AUSTIN (KXAN) -- Complaints from people who live near an east Austin park led to the arrest Sunday of a man police say was there to sell marijuana.
But people who grew up in the area around Givens Park in the Martin Luther King neighborhood say problems with people using the park to peddle drugs aren't new -- and neither are the complaints.
They believe the new police response they've seen may be because of the new neighbors. "Loud events at Givens Park," Cecilia Wilson read from her tablet. Scrolling through the neighborhood social network app Nextdoor, she took note of her neighbors' crime concerns. "Car break-ins."
She said drug deals at Givens Park, just down the road from her house, are also a hot topic around the area.
"People have told me yes, they sell drugs, they do drugs," Wilson said. "You can walk through and smell the weed wafting -- that would be my personal experience."
The east Austin native said that's been a complaint at the park for a long time, but they've only recently seen a bigger police presence in the historically minority-dominated part of the city.
"It hasn't been but maybe in the past three years that we've gotten a more visible police interaction," she said.
Wilson has a theory as to why. "Well, now I have $800,000 worth of condos sitting right next to me," she said.
It's true the neighborhood is changing; old houses are being torn down and replaced by expensive modern homes.
Another neighbor who asked only to go by Lizzy said she thinks the recent complaints about drug dealing and loud parties at the park are coming from those new neighbors who didn't grow up with the park.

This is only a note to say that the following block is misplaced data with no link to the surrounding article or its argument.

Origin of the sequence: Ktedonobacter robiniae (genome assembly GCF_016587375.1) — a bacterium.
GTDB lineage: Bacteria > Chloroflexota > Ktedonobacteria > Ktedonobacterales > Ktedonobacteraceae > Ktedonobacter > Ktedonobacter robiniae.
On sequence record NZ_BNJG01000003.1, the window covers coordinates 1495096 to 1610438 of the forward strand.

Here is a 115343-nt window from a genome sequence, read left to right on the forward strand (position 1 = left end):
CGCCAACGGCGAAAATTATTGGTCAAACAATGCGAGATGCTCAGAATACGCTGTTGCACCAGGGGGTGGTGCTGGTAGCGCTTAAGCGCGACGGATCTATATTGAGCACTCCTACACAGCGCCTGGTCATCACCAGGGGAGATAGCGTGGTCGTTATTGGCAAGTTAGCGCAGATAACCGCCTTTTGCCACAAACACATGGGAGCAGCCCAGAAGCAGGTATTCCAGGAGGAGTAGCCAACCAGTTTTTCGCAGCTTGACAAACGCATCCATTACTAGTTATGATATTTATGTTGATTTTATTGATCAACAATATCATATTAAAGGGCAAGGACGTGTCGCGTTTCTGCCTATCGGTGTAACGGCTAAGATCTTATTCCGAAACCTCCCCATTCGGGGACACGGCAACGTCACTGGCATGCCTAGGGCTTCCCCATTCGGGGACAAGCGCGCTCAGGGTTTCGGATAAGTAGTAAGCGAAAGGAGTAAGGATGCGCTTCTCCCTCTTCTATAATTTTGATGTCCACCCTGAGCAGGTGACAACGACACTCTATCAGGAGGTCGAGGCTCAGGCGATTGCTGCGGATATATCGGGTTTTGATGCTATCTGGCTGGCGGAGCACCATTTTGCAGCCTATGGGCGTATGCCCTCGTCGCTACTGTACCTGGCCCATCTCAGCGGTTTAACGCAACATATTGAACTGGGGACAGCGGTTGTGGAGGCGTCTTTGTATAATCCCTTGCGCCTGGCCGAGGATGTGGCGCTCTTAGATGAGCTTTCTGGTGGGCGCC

Wilson agrees -- and that's why she's unhappy it feels like police are just starting to pay attention. "Maybe the squeaky wheel gets the oil theory," she said, "and so that now maybe that color of the squeaky wheel has changed."
The police commander for Charlie sector, which encompasses Givens Park, said demographic changes have nothing to do with their response.
APD responds to all complaints, Commander Richard Guajardo said in a phone interview, and they've "always cared about crime" in the neighborhood.
In fact, he said, Givens Park is one of his "pet projects" since taking over command of the sector in December 2016. A few years back, he was a sergeant patrolling the park, he said, and saw the challenge in keeping it free of wrongdoing.
Crime cycles in and out, he said. Police crack down, the crime stops, police focus their attention elsewhere, the crime returns and the cycle repeats.
Guajardo said the most recent complaints came from commanders' forums, a city council member's office and people calling the station.
"A lot of these people wouldn't bring the situations they bring to the park to their doorsteps," Nook Turner said. His solution is to help show the value in the park.
Turner organizes the weekly summer concert series Jump On It, which happens at Givens every Wednesday during the summer months. They provide more than just music and family activities, he said, including job opportunities.
"We do health screenings, we do fitness tests, we do dental," Turner said, "we do all the resources the community needs."
He's tired of seeing headlines about crime in the park and wants people to focus more on the positives, but as a lifelong east Austin resident, he said, there are things there he's not proud of. One of his goals is ensuring the community knows how important the space was to past generations of African-Americans in Austin.
"If we educate people and they understand the value of it," he said, "then the treatment of it is totally different."
Turner doesn't want to lose the park. "This is culture, this is our heritage, this is our history," he said.
Wilson doesn't want to lose it, either. "You want to spend a nice day at the park," she said. "You don't want it to be spoiled by somebody wandering through trying to sell you drugs."